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May 2004

Archangel C&M Princess

by Marc Horovitz

The Prototype
The Campbeltown & Machrihanish Light Railway carried coal and passengers between Campbeltown and Machrihanish, across the Kintyre Peninsula in western Scotland from 1906 to 1932. The railway owned just a few locomotives (click
here to see another of them). Princess was built by Kerr Stewart of Stoke-on-Trent in 1900 for the Campbeltown Coal Company. This was one of Kerr Stewart's “Skylark” class, basically a catalog engine that could be ordered at will and would be delivered in a short time -- seven weeks in this case. The engine was named after Queen Victoria’s daughter, Princess Louise, who had married the Duke of Argyll.

Princess had a very short wheelbase -- only three feet -- which gave a fairly rough ride. The engine was acquired by the C&M in 1906 and fitted with vacuum brakes for passenger service. It lasted a few year more, but was eventually set aside to languish. Its ultimate disposition is unknown.

The model
Archangel’s model is a fairly accurate representation of Princess (unlike some of the company’s other models, which tend more to be caricatures or free interpretations). It has a pot boiler, fired by a two-wick alcohol burner. The fuel tank is in the usual place under the cab. Slip-eccentrics control the valves and the boiler is fitted with a throttle, pressure gauge, and safety valve.

On the left side of the footplate is a standard displacement lubricator and on the right, a servo that is linked to the throttle. A NiCad battery pack is stuck to the underside of the roof to power the radio, while the receiver and on-off switch are carried messily in the coal bunker. No attempt was evidently made at concealment. I have a much smaller receiver somewhere, and so may try to swap them out and put a dummy coal load on top -- one more project for the future.

Two dummy sandboxes are perched atop the boiler. Under the forward one is a filler plug. The safety valve is inside the cab, exhausting through the roof. Blow-off pressure is 60 psi. The valve lifts with a distinct snap and closes just as sharply. I doesn’t make the characteristic Archangel razzberry sound, alas. The engine is painted black is lined with some rudimentary-but-neat red striping. It’s an attractive bundle that really captures the character of the prototype.

The run
April 30, 2004 -- temperature in the low 30s with snow off and on all day. This is a typical springtime day in the Rockies. (Temperatures in the 80s with bright sun would also be considered a typical springtime day.) Preparing Princess for steam is straightforward. Oil all around, drain and fill the lubricator, fill the boiler, fill the meths tank, and light up. I’d only run this engine a couple times before, but I had pleasant memories of a good, solid, controllable performance. I didn’t know how it would do in cold weather, though, being an externally fired locomotive. I needn’t have worried.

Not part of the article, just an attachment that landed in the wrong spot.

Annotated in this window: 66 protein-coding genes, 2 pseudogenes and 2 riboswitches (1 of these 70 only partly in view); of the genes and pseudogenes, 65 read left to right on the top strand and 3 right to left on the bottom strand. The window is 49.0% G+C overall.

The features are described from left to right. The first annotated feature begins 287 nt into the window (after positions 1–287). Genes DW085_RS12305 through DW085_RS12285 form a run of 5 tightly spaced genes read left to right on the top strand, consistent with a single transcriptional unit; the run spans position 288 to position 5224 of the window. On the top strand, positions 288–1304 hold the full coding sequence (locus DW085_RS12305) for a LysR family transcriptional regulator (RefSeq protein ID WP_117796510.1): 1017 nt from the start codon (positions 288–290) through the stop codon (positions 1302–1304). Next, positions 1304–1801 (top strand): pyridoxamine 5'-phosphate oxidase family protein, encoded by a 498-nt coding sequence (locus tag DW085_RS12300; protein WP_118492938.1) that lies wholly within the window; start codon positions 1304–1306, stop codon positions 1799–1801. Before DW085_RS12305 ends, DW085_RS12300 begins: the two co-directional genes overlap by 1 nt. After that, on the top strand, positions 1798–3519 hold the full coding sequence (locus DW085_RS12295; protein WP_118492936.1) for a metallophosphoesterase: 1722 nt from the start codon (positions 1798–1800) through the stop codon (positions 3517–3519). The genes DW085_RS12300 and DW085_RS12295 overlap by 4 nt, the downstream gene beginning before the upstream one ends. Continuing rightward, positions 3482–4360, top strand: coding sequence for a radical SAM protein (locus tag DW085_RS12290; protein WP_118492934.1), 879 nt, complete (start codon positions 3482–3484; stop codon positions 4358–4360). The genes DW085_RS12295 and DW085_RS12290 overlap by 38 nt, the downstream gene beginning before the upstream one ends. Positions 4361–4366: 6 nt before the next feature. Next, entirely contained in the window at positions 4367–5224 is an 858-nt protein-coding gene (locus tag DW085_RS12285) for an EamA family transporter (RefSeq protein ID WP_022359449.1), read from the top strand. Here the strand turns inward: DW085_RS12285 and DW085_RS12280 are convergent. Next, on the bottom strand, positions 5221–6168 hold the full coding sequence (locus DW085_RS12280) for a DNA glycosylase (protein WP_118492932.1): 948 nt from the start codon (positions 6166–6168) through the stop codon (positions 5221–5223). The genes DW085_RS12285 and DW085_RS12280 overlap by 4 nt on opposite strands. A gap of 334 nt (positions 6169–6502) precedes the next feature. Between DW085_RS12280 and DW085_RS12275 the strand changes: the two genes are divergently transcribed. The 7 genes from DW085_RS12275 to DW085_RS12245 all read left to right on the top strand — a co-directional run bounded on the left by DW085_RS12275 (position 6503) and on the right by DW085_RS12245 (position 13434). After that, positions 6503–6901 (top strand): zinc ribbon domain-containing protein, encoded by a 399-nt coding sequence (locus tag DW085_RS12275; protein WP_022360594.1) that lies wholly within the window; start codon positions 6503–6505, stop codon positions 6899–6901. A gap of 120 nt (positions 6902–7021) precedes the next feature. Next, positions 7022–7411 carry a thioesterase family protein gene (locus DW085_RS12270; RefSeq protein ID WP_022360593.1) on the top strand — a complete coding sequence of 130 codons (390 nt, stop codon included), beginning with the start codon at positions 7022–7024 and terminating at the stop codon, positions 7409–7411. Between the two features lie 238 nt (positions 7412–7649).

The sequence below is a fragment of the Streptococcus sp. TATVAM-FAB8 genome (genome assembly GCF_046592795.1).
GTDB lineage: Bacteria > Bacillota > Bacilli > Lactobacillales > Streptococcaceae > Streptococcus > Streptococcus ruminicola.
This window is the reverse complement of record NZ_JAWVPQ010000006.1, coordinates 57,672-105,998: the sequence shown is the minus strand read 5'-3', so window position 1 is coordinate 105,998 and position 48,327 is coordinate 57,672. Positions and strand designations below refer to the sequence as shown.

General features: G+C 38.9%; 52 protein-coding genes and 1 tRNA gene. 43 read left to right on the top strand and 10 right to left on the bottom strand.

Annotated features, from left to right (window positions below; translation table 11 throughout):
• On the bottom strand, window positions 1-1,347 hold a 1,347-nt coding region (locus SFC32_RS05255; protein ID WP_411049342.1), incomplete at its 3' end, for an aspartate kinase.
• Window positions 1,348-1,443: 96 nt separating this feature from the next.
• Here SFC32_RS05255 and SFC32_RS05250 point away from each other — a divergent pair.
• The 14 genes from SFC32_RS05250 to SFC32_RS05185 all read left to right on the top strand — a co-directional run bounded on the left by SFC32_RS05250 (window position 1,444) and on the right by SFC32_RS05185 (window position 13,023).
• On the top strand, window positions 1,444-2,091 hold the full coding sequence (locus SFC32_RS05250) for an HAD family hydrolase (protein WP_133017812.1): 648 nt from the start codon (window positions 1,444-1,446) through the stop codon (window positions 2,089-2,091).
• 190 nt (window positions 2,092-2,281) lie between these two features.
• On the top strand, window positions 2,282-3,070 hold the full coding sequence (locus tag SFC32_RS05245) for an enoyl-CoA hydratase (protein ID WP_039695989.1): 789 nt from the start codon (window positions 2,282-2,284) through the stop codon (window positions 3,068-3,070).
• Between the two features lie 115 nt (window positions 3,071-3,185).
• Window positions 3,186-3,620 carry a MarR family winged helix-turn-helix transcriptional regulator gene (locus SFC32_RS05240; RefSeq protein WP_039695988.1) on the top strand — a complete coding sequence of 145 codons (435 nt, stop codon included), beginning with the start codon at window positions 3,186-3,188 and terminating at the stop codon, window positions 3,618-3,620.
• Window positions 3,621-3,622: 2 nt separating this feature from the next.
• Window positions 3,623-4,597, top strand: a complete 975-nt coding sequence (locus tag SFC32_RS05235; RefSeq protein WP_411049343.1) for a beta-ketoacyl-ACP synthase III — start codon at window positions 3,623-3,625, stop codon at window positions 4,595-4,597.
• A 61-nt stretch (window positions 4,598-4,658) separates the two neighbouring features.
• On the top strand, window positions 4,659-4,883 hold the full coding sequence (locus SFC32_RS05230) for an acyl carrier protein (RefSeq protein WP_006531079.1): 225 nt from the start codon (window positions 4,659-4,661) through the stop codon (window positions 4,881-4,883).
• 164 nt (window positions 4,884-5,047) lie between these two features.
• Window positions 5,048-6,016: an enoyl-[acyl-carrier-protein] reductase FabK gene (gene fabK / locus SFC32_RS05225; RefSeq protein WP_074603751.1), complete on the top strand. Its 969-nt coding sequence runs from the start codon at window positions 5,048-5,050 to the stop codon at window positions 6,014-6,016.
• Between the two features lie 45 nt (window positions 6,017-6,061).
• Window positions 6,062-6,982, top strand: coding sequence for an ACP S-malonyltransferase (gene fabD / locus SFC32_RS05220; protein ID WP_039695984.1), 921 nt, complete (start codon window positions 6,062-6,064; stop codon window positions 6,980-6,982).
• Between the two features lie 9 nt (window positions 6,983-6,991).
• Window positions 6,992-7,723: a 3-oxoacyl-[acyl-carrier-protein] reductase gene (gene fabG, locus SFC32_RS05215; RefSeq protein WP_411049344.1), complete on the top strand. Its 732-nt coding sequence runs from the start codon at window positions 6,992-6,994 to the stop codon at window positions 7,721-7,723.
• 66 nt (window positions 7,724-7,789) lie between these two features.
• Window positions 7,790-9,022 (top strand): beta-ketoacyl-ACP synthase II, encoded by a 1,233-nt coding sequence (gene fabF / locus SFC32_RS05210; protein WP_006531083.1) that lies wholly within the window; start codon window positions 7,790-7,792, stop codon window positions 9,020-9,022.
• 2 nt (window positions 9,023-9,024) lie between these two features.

Pressure was up to 30 psi in five minutes or so. Another few minutes brought it up to blowoff. The safety let go with a pop, filling the cold, damp air with clouds of aromatic steam. Wonderful! I turned on the radio and opened the throttle (the only thing the radio controls -- reversing is manual). Princess lurched forward an inch or to, then stopped. I pushed the engine backward, reversing the valves, and tried again. Condensate in the cold cylinders again stopped the engine. I reversed it again and pushed it forward while simultaneously opening the throttle. The engine moved smoothly off, steam pouring from the stack.

The run lasted perhaps half an hour, with two or three brief stops for refueling. Princess is very controllable for such a small engine. Slow-speed running, even light, is no problem, and it can be brought smoothly to a stop in front of the station with ease. The cold and snow didn’t phase the engine and the atmospheric effects were all anyone could wish for. This was a great day for running a meths-fired engine. The run was followed up with a hot cup of cocoa, rounding out the afternoon nicely.


Builder Archangel (Great Britain)
Date built 1980
Gauge 32mm
Scale 16mm
Boiler Pot
Fittings Safety valve, pressure gauge, throttle
Fuel Alcohol
Blow-off pressure 60 psi
Cylinders Two, double-acting D-valve
Reversing gear Slip eccentrics
Lubricator Displacement
Dimensions Length, 9-1/2" over the end beams; width, 4-1/8"; height, 5-3/4"
Side elevations. The extremely short wheelbase of the drivers made for a lot of lateral motion on the prototype. Two sand domes helped with traction. Note the inclined cylinders.


Above: The radio gear is stuffed unceremoniously in the coal bunker. A smaller receiver would make the “installation” less obtrusive. Even though the antenna is all wound up, reception is still pretty good.

Right: Underneath, two wicks fire the simple pot boiler. Slip eccentrics on the rear driven axle control the valves. The fuel tank is at the bottom of the picture. A large chunk of lead between the frames at the top end, installed by a former owner, helps balance the engine.

Below right: The cab interior. A single servo controls the throttle. The receiver’s battery pack is stuck to the ceiling.

Below: The filler plug for the boiler is concealed beneath the forward sand dome.


Left: With 60 pounds on the clock, the safety valve lets go. Cold, damp air makes for wonderful steam effects.

Above: Princess happily trundles around the railway, despite the falling snow.



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